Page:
“I love to be alone. I never found the companion that was so companionable as solitude.” Henry David Thoreau
When Jake and I first started dating, I made the mistake of telling him “Being with you is almost as good as being alone.” I meant it as a compliment, but it has taken eleven years to prove that to him.
I love to be alone. It is where I find my strength, soul, and energy. In a social situation, I may be the loudest one in the group, but when I get in the car to drive home, I’m spent. Yet another reason becoming a mother has been a massive adjustment for me.
Jake, on the other hand, is the complete opposite. The more interaction with people, the better. Get him in the car after the rendez-vous and he is atwitter with energy. Keep him home alone for a couple days and he starts to look a little wan.
Despite our gross differences, each of us has come to an understanding about the other. Jaime needs her solitude and Jake needs his get-out-and-aboutness.
So I was especially touched that my dear husband gifted me with a two-night stay at the New Camoldoli Hermitage in Big Sur for my birthday. The Hermitage is a monastery perched high in the Santa Lucia Mountains overlooking the Pacific Ocean where monks welcome weary travelers of all religious backgrounds to retreat with them. I had stayed there many years ago during a tough time, and the solitude was a perfect salve for my troubled heart. This time around, I just needed a break: From my beautiful Seabass, from cleaning the dishes, from picking up dog turds in the backyard.
The Hermitage is perfect for loners like me because you really don’t need to talk to anyone the whole time you’re there. Meals are taken alone in your room, and the unwritten rule is to protect the silence of the property. (Among the retreatants, let’s just say there is a lot of nodding and smiling.) The Ritz it ain’t, but each room is adequately comfortable with a single bed, a desk, a rocking chair, a bathroom, and – best of all – a private garden overlooking the ocean.
As I prepared for my visit, I told a couple of people where I’d be over the weekend. I could tell the kindred spirits from the, uh, non-kindred spirits by their reaction. Simply put, I received either a deep sigh and a lot of jealousy, or something along the lines of “You’re going up there alone???”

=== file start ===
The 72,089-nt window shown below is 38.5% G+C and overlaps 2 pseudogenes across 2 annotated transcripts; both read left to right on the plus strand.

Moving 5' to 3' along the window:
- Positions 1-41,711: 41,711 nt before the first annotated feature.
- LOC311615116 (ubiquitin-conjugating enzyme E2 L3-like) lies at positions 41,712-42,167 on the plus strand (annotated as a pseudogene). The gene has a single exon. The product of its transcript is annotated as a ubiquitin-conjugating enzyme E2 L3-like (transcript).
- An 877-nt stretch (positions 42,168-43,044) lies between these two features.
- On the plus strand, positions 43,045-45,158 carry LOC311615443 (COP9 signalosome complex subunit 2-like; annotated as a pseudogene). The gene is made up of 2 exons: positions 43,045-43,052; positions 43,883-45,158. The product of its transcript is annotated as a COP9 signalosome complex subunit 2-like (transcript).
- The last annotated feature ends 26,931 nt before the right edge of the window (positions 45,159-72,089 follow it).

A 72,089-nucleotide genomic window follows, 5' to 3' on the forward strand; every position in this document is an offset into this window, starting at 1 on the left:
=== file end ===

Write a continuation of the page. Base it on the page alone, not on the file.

I’ve thought before that the Hermitage would be a wonderful spot in which to write. The quiet and the uninterrupted hours of nothing lend themselves beautifully to it. But the last thing I wanted to bring was my laptop and a long list of writing to-dos. Instead, I brought my journal and a couple of books to help me focus my thoughts and come away from the weekend feeling filled-up and satisfied. Other than hopes of taking long walks, waking up late, and drinking coffee in bed, I really had no plans.
Oh, how glorious to fall asleep looking at the stars, undimmed by ambient city lights! And to wake to the sound of birds chirping and waves crashing! The hours were entirely, blessedly mine, without a schedule or any responsibilities other than to enjoy myself and relax. The food was delicious, the weather was impeccable, and truly, I couldn’t have hoped for a better time.
But, surprisingly, when I awoke Sunday morning, my heart burned for home. Quiet mornings and days full of nothing may be a rare occurence and special treat, but on the whole? I’ll take waking up to the contented chirps of my Seabass and days spent caring for my family. Retreating didn’t just give me rest; it gave me an appreciation for every poopie diaper, dirty dish, and basket of laundry I deal with on a daily basis. I am so lucky to take care of my boys, and so blessed to bear another child within! So I packed up the car early and headed home, eager to smell Seabass’ neck, see Jake’s smile and have a meal together as a family. I wasn’t disappointed.